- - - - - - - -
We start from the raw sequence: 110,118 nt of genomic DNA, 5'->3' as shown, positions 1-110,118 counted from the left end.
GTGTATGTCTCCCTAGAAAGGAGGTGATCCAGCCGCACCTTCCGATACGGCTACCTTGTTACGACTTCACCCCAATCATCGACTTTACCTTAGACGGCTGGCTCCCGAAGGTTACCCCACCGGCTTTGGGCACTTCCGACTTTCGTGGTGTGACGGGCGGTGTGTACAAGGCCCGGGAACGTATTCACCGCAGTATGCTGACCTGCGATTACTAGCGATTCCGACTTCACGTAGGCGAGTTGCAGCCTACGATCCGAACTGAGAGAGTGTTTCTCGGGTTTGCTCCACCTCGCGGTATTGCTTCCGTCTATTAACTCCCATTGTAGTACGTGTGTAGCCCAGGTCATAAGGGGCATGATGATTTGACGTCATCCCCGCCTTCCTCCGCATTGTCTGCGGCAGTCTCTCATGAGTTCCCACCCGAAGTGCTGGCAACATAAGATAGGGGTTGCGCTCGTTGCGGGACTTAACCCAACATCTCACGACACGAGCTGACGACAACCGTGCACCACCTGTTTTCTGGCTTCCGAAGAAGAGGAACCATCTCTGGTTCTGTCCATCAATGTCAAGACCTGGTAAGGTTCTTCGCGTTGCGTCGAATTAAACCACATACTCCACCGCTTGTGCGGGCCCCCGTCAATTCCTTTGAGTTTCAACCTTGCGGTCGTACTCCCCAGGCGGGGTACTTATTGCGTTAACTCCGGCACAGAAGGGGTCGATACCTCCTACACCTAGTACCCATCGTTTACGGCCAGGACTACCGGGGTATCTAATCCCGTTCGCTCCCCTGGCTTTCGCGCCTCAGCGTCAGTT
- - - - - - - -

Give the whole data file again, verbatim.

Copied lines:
We start from the raw sequence: 110,118 nt of genomic DNA, 5'->3' as shown, positions 1-110,118 counted from the left end.
GTGTATGTCTCCCTAGAAAGGAGGTGATCCAGCCGCACCTTCCGATACGGCTACCTTGTTACGACTTCACCCCAATCATCGACTTTACCTTAGACGGCTGGCTCCCGAAGGTTACCCCACCGGCTTTGGGCACTTCCGACTTTCGTGGTGTGACGGGCGGTGTGTACAAGGCCCGGGAACGTATTCACCGCAGTATGCTGACCTGCGATTACTAGCGATTCCGACTTCACGTAGGCGAGTTGCAGCCTACGATCCGAACTGAGAGAGTGTTTCTCGGGTTTGCTCCACCTCGCGGTATTGCTTCCGTCTATTAACTCCCATTGTAGTACGTGTGTAGCCCAGGTCATAAGGGGCATGATGATTTGACGTCATCCCCGCCTTCCTCCGCATTGTCTGCGGCAGTCTCTCATGAGTTCCCACCCGAAGTGCTGGCAACATAAGATAGGGGTTGCGCTCGTTGCGGGACTTAACCCAACATCTCACGACACGAGCTGACGACAACCGTGCACCACCTGTTTTCTGGCTTCCGAAGAAGAGGAACCATCTCTGGTTCTGTCCATCAATGTCAAGACCTGGTAAGGTTCTTCGCGTTGCGTCGAATTAAACCACATACTCCACCGCTTGTGCGGGCCCCCGTCAATTCCTTTGAGTTTCAACCTTGCGGTCGTACTCCCCAGGCGGGGTACTTATTGCGTTAACTCCGGCACAGAAGGGGTCGATACCTCCTACACCTAGTACCCATCGTTTACGGCCAGGACTACCGGGGTATCTAATCCCGTTCGCTCCCCTGGCTTTCGCGCCTCAGCGTCAGTT